Consequently, the documentation will not fit neatly into the software organization. However, this will be truly task-oriented from the user’s point of view and will allow the user to quickly find the necessary information. Do not be afraid of overlapping information. The same procedure or concept may appear in multiple places. In a highly integrated business environment, answering the question may even require using more than one program. The common design method of defining and considering each menu option as independent of all other functions does not and never will answer a real-world question.

Optimize Documentation as a Single Unit

The move toward single source documentation, with the same text appearing on paper and in online help, while helpful to us as writers, may not be useful to the user. If our goal is putting the right information in the right place at the right time in the right format, then we must consider exactly what we are putting in each place. No one seems to argue that paper manuals, online context sensitive help, and online reference each perform a different job and is used in a different way. Yet, they often each describe everything, instead of concentrating on what they do best. Think about the strengths of each and how they can help solve the user’s complex questions, then decide where to address that question and only place what is needed to solve that question in that section. In other words, globally optimize across everything the user sees instead of optimizing each part individually.

Remember that Users Make Mistakes

Most computer users want to get on the machine and use it to solve a real task right away. They do not want to spend time learning how to use the program. By doing so, the users will make mistakes. The documentation must address how to fix those errors.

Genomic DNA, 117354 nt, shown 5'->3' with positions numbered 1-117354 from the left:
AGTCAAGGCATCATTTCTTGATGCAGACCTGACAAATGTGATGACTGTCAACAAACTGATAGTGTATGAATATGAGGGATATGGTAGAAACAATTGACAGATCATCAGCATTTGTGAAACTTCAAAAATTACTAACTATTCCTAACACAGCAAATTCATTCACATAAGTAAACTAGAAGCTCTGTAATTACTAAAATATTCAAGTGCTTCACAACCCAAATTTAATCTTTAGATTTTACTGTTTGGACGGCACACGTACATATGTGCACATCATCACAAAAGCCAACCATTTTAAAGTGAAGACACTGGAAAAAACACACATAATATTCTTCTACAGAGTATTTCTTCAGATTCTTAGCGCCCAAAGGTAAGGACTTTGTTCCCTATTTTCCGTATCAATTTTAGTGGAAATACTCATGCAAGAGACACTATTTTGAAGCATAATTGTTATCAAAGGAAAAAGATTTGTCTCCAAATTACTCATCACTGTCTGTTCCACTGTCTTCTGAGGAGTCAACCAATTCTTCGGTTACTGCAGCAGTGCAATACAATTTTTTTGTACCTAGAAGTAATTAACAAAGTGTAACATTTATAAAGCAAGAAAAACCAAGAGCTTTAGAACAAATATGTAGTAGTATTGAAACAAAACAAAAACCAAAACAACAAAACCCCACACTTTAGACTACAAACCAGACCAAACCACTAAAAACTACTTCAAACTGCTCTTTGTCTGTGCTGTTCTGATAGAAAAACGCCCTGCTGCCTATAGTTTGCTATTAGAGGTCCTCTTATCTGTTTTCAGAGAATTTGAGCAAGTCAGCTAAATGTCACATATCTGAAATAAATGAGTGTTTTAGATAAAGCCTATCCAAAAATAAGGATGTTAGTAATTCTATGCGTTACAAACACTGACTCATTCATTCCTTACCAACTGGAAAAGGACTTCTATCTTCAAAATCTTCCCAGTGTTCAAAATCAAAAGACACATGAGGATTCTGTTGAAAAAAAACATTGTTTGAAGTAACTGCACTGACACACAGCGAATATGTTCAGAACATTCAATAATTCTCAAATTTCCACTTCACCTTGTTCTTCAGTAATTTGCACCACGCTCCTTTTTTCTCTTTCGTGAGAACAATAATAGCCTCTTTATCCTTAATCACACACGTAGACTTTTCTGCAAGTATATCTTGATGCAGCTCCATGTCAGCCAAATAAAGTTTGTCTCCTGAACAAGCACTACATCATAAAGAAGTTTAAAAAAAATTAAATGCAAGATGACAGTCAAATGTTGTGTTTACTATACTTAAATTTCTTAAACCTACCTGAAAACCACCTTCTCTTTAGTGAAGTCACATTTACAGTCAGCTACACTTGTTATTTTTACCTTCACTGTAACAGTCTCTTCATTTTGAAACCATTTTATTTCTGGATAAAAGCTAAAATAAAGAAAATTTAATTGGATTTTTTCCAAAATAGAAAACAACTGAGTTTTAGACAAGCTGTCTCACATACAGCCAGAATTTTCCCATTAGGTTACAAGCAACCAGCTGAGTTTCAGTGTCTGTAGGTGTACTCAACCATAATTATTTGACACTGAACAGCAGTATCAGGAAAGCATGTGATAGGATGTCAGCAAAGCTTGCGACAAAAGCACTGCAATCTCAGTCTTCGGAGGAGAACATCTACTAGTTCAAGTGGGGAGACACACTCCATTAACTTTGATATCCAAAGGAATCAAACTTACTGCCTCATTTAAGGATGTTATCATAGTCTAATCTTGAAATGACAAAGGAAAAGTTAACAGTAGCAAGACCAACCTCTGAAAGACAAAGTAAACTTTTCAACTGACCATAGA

Writers need to concentrate their task analyses more on likely errors that users may commit. Task analyses, therefore, should depart from an error-free perspective and instead focus on task complications and strategic responses, that is, on the inevitability of committing errors and ways of getting out of them. (9, p. 220)

Accept that errors happen and design efficient ways of correcting them from the beginning. (Think of how many times you referred to the documentation because something wasn’t working right and all it told you was to push the button you had pushed.) As the users become more familiar with the system, they rely more on memory and the number of mistakes may actually increase, although they accomplish the task quicker. (7,5)

When you start thinking about error correction in overall design, the flavor of the documentation changes. Rather than only containing error-free procedures, it addresses error correction; good documents address the procedure’s limitations and its common mistakes.

How the Information is Presented Matters

Information presentation has major effects on people’s decisions; depending on the presentation, they may actually make opposite choices and believe them to be best (14,6). Thus, presentation of information becomes the crucial factor in maintaining the flow of information (8). When people look at information, they tend to see what they expect to see. Unfortunately, getting them to see what we want them to see is often complicated by concepts of how a previous program worked. Duin claims that documentation “that is poorly organized will not elicit the appropriate schemata from the reader’s mind.” As a result, the reader voices the commonplace complaint about unusable documentation.

Also, the presentation format can actually change the way users use the information. Slavic found that users tend to change their assessment strategy to fit to the presentation method, rather than transform the information to fit a better assessment strategy. Thus, changes that make it easier to process information also increase the information’s impact. Problems occur when minor, but easy to present information, occupies too much of the design and, diminishes the salience of important, but harder to present, information.

Remember, the Interface also Communicates